Editorial Staff

This article conveys a sense of urgency, a warning that a crossroads has now been reached that obliges action, and also one of opportunity, suggesting that in 2014 a path forward is within reach. It asks why a compromise on the “comfort women” issue was not reached in 2012, despite the effort to find one. One answer for the lack of resoluteness to reach an outcome in Japan was what Park Cheol Hee calls public reaction to the “contempt for the declining status of Japan in international society.” symbolized by the succession in 2012 of provocative moves by South Korea, Russia, and China toward disputed territorial issues. Whatever may have held South Korea back previously, close attention to Abe’s every right-wing move also has reduced the inclination to find common ground, leading a suspicious Park Geun-hye to delay any serious talks that could lead to a summit. Increased US involvement in the fall put Korea on the defensive to the point that some expected a way forward to be found soon. Park Cheol Hee argues that low-level diplomatic dialogue continues after the Abe visit to the Yasukuni Shrine, and Seoul is awaiting an overture from Tokyo, at a time when Washington is putting the onus on Tokyo too. Thus, he sees some hope.

If we follow the implications of this proposal, what is required from three countries? Park Cheol Hee’s recommendations call for action and assurances from three sides: Tokyo, Seoul, and Washington. First, Abe needs to make clear that he will proceed in a manner that will not embarrass Park Geun-hye, will resume the effort of 2012 to find a way to compensate the “comfort women” beyond wha t was tried before, and will avoid escalation in propaganda concerning the Dokdo/Takeshima issue. While these would all be stretches for Abe, disappointing his base, they, arguably, fall within the realm of possibility. In return, Abe would receive some benefits much welcomed in Japan. Presumably, the aggressive Korean campaign to demonize Japan over history as well as Park’s effort to make Abe a pariah would stop. These have taken a heavy toll on the way both sides perceive each other. Also, Korea would, Park Cheol Hee suggests, agree to a plan for compensation of the “comfort women,” and also to a joint effort to provide compensation to the Korean forced labor who toiled in Japanese factories or mines. All of this, one assumes, is to be accompanied by an upgrading of defense cooperation. Park Cheol Hee proposes a timely, quiet nudge to both sides by the United States. This is a point deserving more attention.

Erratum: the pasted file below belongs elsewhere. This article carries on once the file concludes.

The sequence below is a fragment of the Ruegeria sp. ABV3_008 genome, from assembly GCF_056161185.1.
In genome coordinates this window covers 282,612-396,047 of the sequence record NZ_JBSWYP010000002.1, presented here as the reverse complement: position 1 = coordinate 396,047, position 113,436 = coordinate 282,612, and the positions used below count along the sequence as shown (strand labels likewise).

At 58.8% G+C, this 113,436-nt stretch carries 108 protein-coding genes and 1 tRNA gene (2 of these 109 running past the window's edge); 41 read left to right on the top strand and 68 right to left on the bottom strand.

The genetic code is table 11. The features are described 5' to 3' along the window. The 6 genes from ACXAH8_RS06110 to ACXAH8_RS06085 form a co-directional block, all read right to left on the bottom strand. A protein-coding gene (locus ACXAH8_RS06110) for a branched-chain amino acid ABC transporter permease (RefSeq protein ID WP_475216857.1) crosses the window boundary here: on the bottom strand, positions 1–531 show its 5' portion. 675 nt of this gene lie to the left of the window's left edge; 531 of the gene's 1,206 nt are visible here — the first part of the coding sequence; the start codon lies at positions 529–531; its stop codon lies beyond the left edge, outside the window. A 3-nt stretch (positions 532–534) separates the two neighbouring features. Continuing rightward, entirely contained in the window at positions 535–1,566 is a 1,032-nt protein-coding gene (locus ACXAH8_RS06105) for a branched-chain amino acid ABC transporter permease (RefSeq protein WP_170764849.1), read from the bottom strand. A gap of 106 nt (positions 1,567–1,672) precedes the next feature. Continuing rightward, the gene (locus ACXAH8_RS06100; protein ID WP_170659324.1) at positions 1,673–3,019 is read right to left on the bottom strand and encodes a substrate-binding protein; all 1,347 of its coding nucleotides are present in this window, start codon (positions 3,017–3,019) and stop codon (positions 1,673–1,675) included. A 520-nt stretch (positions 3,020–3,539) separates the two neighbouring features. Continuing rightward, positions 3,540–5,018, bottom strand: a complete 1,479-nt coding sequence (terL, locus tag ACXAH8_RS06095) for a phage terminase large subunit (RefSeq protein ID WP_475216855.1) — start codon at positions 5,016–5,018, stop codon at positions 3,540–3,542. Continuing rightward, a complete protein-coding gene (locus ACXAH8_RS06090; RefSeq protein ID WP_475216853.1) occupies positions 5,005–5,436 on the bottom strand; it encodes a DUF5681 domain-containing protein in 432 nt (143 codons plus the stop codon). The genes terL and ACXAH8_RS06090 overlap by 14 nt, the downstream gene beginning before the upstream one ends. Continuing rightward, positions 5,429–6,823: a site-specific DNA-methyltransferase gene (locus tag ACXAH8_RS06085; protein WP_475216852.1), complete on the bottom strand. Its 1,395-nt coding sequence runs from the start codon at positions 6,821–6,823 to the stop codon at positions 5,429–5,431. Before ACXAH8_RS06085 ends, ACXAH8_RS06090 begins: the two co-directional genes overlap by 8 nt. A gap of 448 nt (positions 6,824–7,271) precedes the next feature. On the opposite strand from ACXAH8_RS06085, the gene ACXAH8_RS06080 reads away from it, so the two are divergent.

Further discussion of the US role is now occurring in Washington. In late 2013 some urged the Obama administration to press a recalcitrant Park to make peace with Abe for strategic reasons. Since Abe’s visit to the Yasukuni Shrine, some are pressing it to put pressure on him to make a one-sided retreat on historical issues, especially with Seoul in mind. Park Cheol Hee recognizes that a quieter US role is preferable, and it should seek joint action with Abe and Park in the lead, not acting as if they were under some sort of US threat. Also, Park disassociates the challenge or urgency of the Japan-South Korea problem from that of Japan-China relations. Now that the vitriol has spilled over to the United States, as seen in the struggle in the state of Virginia over requiring textbooks to add the name “East Sea” to that of “Sea of Japan,” the case for the Obama administration becoming actively involved is strengthened.

What might timely, quiet US leadership be? Obama might act in advance of his trip to Asia in April, using the urgency of making that visit a success as a stick to elicit quick action. He could indicate that he plans to visit both Tokyo and Seoul, and in doing so he wants to make a contribution to reconciliation. One aspect of that is for both to agree to suspend the public relations battle in the United States, as Obama asks the Virginia State Assembly and others to refrain from action in order to give time to Abe and Park to explore a detente in exporting their conflict. Should North Korea take some provocative action in the coming months or even in response to a report about its growing threat, another aspect of US leadership would be to define collective defense in such a way that Japan-ROK defense cooperation will be seen in a new light. Finally, a third aspect is to bring a broader conception of values to the fore, highlighting shared views of human rights and even history that have been rather obscured of late. Using the danger of deteriorating Japan-South Korean relations as justification, Washington might put the onus on Abe to clarify his claims of support for universal values and eagerness to improve ties to Korea. These are possible implications of the arguments Park Cheol Hee is making in his statement.